1. Which of course means that for Cory’s next book tour, he will be flying around the world in a hot air balloon and red cape, beaming twitter adverts as he goes. Which would be awesome.

    1. I knew 2 guys who lived next door to Hunter. They had a conversation which they would do:
      “Hunter’s an asshole.”
      “No, Hunter’s all right.”
      “Nah, he’s an asshole.”
      and so on and on. I mean, they KNEW him but they still weren’t sure.

  2. Mind you Nabokov actually WAS a lepidopterist, and the curator of lepidoptera at the Museum of Comparative Zoology at Harvard University.

    1. Thanks for saving me the time to clear Nabovov’s reputation. There is a big difference between self-promotion and having more than one pursuit in life (however, it may be a bit unusual to excel at both).

  3. I’ve often thought about doing something to build hype for my own work, either through crazy PR stunts or astroturfing, but to me, it just feels sneaky and wrong to attempt to build interest using these kinds of methods.

    Knowing that the greats of the past behaved this way frees me from some of the scruples that were weighting me down. From now on, every BoingBoing comment I make will be shameless self promotion!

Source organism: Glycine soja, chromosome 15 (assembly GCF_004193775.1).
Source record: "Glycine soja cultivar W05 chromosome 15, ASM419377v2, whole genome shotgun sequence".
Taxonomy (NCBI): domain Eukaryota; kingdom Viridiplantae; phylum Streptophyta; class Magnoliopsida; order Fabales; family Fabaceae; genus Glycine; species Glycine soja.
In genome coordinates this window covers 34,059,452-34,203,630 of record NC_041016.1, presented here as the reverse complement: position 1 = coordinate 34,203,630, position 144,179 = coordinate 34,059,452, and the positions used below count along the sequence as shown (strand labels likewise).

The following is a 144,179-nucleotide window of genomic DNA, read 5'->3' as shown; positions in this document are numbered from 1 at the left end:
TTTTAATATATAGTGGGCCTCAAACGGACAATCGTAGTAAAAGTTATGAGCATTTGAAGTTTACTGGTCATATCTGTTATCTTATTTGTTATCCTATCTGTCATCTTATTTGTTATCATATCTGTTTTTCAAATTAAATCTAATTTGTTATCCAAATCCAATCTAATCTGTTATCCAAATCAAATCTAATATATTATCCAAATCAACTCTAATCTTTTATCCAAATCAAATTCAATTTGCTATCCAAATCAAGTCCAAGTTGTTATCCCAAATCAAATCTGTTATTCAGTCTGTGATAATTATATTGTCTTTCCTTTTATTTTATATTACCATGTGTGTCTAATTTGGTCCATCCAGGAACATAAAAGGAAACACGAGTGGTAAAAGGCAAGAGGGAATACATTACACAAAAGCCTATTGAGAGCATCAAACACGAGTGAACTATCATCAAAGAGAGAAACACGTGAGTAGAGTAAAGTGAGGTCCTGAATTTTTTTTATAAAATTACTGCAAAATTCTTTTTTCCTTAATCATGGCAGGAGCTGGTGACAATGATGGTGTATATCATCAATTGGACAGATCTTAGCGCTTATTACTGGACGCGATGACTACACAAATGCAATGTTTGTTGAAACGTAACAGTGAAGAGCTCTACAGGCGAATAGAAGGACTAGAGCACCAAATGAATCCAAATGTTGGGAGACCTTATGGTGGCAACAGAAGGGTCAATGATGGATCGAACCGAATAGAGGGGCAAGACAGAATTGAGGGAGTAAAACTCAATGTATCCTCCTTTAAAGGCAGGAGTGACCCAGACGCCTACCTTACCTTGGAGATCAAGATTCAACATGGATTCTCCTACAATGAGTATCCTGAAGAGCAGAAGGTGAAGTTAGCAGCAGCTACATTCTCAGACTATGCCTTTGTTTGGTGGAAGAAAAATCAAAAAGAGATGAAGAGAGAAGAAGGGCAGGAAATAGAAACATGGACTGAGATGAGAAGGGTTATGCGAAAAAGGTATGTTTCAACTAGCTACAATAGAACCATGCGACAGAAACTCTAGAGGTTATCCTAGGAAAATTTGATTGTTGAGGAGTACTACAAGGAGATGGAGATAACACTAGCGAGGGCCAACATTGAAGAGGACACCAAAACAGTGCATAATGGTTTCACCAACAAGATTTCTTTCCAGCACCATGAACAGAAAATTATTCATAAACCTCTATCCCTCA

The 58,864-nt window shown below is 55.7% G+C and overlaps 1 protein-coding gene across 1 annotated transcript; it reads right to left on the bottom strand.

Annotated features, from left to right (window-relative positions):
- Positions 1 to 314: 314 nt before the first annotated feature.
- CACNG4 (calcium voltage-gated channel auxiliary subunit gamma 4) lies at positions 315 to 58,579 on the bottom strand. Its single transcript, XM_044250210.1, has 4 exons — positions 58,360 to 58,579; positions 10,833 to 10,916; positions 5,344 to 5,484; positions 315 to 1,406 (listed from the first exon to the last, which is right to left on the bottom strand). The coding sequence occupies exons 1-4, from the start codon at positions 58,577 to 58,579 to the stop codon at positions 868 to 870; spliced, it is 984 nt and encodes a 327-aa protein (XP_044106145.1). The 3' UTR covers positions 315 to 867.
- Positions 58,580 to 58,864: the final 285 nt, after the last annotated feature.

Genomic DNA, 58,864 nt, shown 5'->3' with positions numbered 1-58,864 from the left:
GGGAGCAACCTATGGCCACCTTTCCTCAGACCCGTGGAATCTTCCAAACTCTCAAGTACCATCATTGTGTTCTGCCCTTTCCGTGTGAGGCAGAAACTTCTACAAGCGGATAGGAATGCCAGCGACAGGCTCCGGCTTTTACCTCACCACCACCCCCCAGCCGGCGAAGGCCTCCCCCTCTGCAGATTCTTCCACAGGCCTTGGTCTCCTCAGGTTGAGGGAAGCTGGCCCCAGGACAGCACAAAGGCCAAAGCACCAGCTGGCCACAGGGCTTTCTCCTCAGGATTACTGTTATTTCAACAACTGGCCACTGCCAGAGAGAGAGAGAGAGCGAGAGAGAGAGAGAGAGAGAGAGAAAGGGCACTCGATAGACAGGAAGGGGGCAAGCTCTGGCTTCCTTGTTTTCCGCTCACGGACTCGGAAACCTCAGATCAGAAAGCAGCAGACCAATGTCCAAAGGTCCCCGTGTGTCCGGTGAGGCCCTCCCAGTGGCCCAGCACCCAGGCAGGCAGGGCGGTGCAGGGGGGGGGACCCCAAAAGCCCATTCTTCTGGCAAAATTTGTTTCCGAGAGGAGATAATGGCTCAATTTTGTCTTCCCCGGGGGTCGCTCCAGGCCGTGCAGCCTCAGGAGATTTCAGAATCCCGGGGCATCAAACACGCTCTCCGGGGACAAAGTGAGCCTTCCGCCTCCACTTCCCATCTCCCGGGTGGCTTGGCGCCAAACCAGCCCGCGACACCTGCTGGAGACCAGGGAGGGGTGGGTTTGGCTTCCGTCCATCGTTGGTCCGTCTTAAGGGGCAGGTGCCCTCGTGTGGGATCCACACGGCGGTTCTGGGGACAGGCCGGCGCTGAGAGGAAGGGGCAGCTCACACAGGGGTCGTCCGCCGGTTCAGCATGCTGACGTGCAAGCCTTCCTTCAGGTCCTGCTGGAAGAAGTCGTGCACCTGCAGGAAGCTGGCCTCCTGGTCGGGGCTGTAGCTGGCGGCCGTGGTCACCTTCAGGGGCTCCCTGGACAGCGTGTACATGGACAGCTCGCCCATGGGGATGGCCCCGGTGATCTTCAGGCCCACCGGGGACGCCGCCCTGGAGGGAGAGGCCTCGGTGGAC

1. > Hey, I like your work!

        Thanks! I’m glad to see that my aggressive shameless self promotion campaign is working!

        Would it be fair to say that the small number of artists embracing the creative commons and open source movement are a modern example of these kinds of PR stunts?

        I know some no-budget filmmakers who release their work cc-by-nc-sa because they feel that free work has a built-in audience who are attracted to the work simply because it is free and open.

        The last two albums from Nine Inch Nails were cc-by-nc-sa, and everyone talked about the free part, no one talked about the music itself.

        And I don’t want to put words in Cory’s mouth, but *I think* I read a quote or statement somewhere that was attributed to him, saying “if everyone made their books free, I’d have to try something different.”